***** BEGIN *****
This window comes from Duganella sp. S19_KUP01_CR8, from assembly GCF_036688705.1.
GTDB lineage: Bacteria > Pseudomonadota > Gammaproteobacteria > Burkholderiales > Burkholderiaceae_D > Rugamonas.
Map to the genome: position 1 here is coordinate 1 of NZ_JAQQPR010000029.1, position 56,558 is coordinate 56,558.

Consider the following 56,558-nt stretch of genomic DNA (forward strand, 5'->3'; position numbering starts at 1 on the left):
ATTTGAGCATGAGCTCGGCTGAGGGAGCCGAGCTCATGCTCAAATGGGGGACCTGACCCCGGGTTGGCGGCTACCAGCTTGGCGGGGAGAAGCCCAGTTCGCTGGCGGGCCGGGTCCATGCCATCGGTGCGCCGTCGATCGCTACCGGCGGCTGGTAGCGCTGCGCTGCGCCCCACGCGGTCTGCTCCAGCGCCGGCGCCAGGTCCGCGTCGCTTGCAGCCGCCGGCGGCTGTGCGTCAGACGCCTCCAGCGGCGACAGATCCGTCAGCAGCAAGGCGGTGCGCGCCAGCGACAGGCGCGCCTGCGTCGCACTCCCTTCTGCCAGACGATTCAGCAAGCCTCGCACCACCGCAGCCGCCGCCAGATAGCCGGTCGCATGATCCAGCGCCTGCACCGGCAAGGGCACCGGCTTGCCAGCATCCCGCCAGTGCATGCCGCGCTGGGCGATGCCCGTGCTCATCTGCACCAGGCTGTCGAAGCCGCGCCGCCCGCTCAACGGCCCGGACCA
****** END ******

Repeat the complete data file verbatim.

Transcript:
This window comes from Duganella sp. S19_KUP01_CR8, from assembly GCF_036688705.1.
GTDB lineage: Bacteria > Pseudomonadota > Gammaproteobacteria > Burkholderiales > Burkholderiaceae_D > Rugamonas.
Map to the genome: position 1 here is coordinate 1 of NZ_JAQQPR010000029.1, position 56,558 is coordinate 56,558.

Consider the following 56,558-nt stretch of genomic DNA (forward strand, 5'->3'; position numbering starts at 1 on the left):
ATTTGAGCATGAGCTCGGCTGAGGGAGCCGAGCTCATGCTCAAATGGGGGACCTGACCCCGGGTTGGCGGCTACCAGCTTGGCGGGGAGAAGCCCAGTTCGCTGGCGGGCCGGGTCCATGCCATCGGTGCGCCGTCGATCGCTACCGGCGGCTGGTAGCGCTGCGCTGCGCCCCACGCGGTCTGCTCCAGCGCCGGCGCCAGGTCCGCGTCGCTTGCAGCCGCCGGCGGCTGTGCGTCAGACGCCTCCAGCGGCGACAGATCCGTCAGCAGCAAGGCGGTGCGCGCCAGCGACAGGCGCGCCTGCGTCGCACTCCCTTCTGCCAGACGATTCAGCAAGCCTCGCACCACCGCAGCCGCCGCCAGATAGCCGGTCGCATGATCCAGCGCCTGCACCGGCAAGGGCACCGGCTTGCCAGCATCCCGCCAGTGCATGCCGCGCTGGGCGATGCCCGTGCTCATCTGCACCAGGCTGTCGAAGCCGCGCCGCCCGCTCAACGGCCCGGACCA